Biomedical Sciences Graduate Program(s)
Biomedical Sciences Graduate Programs
Research in my laboratory is focused on the development of mouse models for identifying
genes controlling complex human diseases, particularly those resulting from abnormalities
of the immune system. Using both linkage analyses and classical recombinational
genetics, we have localized such genes in three distinct models of autoimmunity,
including insulin-dependent (juvenile) diabetes, systemic lupus erythematosus,
and Crohns-like inflammatory bowel disease. We are currently using molecular
and computational approaches, as well as detailed studies of immune function,
to define the structural differences in disease-associated alleles and to characterize
their function in both mice and humans.
Type 1 diabetes (T1D):
T1D results from T cell-dependent inflammatory destruction of insulin-producing
pancreatic islet cells. Our studies have shown that the development of full-blown
disease requires sequential expression of defects in antigen presentation to
T cells, control of T cell activation to self antigens from the islets, and
the response of pancreatic islet cells to the resulting local inflammation initiated
by self-antigen-specific T cells. Each step in the disease process can be controlled
by a unique set of genes, resulting in an extremely complicated polygenic susceptibility.
However, disease can be blocked by normalizing gene function at several discrete
steps. We have identified abnormalities in key regulatory genes that control
the differentiation and activation of both CD8+ T cells and myeloid antigen
presenting cell subsets (macrophages and dendritic cells) in non-obese diabetic
(NOD) mice, a well-established model of human T1D. These genes include a member
of the Runt family of transcriptional regulators, as well as key members of
the GM-CSF signaling pathway. Current work in the laboratory seeks to identify
the specific targets of these genes that are required for maintaining normal
tolerance in the T cell population and preventing the development of organ-specific
autoimmune disease. We are also testing whether the same pathways are defective
in human T1D and attempting to identify small molecule inhibitors and activators
of these gene products as potential therapeutic agents.
Systemic lupus erythematosus (SLE):
In SLE, T cells appear to interact with B cells to produce antibodies that recognize
self nuclear polynucleotide/protein antigens. Immune complexes, formed when
such antibodies interact with circulating debris from necrotic or apoptotic
cells, deposit in tissues and induce inflammatory damage in kidneys, skin, and
other target organs. Using the NZM2328 mouse, an inbred model of human SLE,
we have localized two genes which control the development of pathological autoantibodies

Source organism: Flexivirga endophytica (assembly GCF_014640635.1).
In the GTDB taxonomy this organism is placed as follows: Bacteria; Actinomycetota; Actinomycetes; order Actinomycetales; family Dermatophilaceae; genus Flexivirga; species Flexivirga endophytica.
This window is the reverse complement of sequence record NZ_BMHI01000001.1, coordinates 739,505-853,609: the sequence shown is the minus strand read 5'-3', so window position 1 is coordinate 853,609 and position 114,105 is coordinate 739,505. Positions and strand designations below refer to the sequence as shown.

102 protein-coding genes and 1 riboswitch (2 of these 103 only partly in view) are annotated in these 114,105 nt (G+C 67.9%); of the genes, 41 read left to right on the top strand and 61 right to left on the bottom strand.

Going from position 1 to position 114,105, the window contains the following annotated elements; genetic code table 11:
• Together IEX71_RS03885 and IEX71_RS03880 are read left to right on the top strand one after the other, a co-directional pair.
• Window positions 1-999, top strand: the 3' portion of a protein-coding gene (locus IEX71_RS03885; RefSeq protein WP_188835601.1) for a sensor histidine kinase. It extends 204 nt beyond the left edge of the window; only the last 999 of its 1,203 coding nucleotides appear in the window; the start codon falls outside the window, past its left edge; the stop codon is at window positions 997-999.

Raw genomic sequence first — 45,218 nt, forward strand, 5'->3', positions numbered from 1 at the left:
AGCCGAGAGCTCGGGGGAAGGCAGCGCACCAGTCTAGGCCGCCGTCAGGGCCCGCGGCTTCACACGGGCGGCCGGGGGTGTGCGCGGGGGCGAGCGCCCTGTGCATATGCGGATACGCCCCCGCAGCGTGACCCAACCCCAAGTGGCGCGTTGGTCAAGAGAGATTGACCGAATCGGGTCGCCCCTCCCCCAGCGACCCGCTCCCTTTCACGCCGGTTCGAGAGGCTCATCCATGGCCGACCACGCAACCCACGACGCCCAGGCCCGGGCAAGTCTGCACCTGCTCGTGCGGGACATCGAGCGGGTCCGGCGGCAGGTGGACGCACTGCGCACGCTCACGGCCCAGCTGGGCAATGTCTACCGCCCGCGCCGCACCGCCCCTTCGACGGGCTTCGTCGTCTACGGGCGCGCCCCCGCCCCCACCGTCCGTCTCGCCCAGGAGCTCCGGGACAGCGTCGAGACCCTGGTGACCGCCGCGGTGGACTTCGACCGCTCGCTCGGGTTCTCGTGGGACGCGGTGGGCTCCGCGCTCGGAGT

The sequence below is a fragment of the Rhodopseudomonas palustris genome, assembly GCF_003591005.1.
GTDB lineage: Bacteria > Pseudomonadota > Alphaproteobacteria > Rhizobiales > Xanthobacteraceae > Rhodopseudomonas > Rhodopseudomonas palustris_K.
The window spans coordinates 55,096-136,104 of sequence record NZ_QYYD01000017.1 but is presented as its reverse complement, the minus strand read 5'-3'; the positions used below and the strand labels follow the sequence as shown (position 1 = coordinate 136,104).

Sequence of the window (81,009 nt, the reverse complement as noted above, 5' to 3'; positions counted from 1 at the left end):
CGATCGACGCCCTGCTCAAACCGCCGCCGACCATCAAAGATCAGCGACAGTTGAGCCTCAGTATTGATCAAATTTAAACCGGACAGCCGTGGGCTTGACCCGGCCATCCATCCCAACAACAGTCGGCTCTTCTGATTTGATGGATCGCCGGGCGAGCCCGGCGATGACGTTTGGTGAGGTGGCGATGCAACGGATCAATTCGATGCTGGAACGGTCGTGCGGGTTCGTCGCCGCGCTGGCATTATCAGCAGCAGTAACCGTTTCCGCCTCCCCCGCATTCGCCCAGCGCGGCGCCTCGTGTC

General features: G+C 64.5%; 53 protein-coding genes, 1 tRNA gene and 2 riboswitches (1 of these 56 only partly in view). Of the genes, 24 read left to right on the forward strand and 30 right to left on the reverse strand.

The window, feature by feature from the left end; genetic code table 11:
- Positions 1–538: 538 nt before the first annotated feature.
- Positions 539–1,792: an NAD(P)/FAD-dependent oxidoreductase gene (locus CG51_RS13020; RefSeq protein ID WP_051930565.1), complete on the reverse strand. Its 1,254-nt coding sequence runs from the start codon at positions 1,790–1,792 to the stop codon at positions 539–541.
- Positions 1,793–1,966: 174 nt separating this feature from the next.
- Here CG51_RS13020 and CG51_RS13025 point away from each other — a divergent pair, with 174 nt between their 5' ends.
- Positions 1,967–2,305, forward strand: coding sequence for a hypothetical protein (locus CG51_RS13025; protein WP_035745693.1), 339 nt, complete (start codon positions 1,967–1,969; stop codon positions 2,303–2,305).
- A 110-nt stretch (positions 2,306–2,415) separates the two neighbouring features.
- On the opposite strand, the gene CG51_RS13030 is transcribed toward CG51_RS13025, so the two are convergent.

and target damage to the kidney. We are currently attempting to identify these
genes by traditional positional cloning methods and by functional characterization
of the effector cell populations.
Crohns disease (CD)
We have also completed a genetic analysis of a new spontaneous mouse model of
inflammatory bowel disease, the SAMP1/Yit mouse. Although T lymphocytes may
play a significant role in the initiation or progression of CD, it is clear
that the innate immune system and the intestinal epithelial cells themselves
are the most important factors in the development of this disease, allowing
us to contrast the genetic susceptibility in this disorder with those for SLE
and T1D. We have recently demonstrated that rare variants of the peroxisome
proliferator-activated receptor gamma (PPAR-g) can block genetic predisposition
to Crohn's disease in both humans and mice. PPAR-g has been shown to down-regulate
inflammatory responses, and loss of PPAR-g expression in mouse models is associated
with rapid induction of destructive intestinal inflammation in response to chemical
or immunological damage. Using the SAMP1/Yit mouse, we were able to show that
protective alleles of PPAR-g are characterized by high levels of expression
in the crypts of the small intestine. This tissue contains the essential stem
cell populations for continuous repopulation of the absorptive and protective
mature epithelial cells. We are currently determining the mechanism by which
this crypt-specific expression controls disease susceptibility and investigating
several promising therapeutic strategies for enhancing protective levels in
individuals genetically susceptible to development of CD.
Techniques routinely used in our laboratory include polymerase chain reaction
amplification of DNA (PCR), methods for quantifying gene expression, enzyme-linked
immunosorbant assays (ELISA), flow cytometry, and cell culture, as well as computational
methods for performing linkage analysis and sequence comparisons.
Additional Responsibilities & Affiliations:
Advisor, Medical Microbiology
Director, DERC Mouse Genetics Core
McDuffie, M., Maybee, N.A., Keller, S.B., Nunemaker, C.S., Morris, M.A., Garmey, J., and Nadler, J.L. 2008. Targeted deletion of 12/15 lipoxygenase markedly reduces the incidence of autoimmune diabetes in non-obese diabetic (NOD) mice. Diabetes. 57:199-208.
Chung, D.D., Honda, K., Cafuir, L., McDuffie, M., and Wotton, D. 2007. The
Runx3 distal transcript encodes an additional transcriptional activation domain. FEBS J. 274:3429-3439.
Litherland, S.A., Grebe, K.M., Belkin, N.S., Paek, E., J. Elf, J., Atkinson, M., Morel, L., Clare-Salzler, M.J., and McDuffie, M. 2005. Nonobese Diabetic Congenic Mouse Analysis of Macrophage STAT5 Dysfunction and GM-CSF Overproduction. J. Immunol. 175:4561-4565.
Sugawara K, Olson TS, Moskaluk CA, Stevens BK, Hoang S, Kozaiwa K, Cominelli F, Ley KF, McDuffie M. Linkage to peroxisome proliferator-activated receptor-gamma in SAMP1/YitFc mice and in human Crohn's disease. Gastroenterology. 2005 Feb;128(2):351-60.
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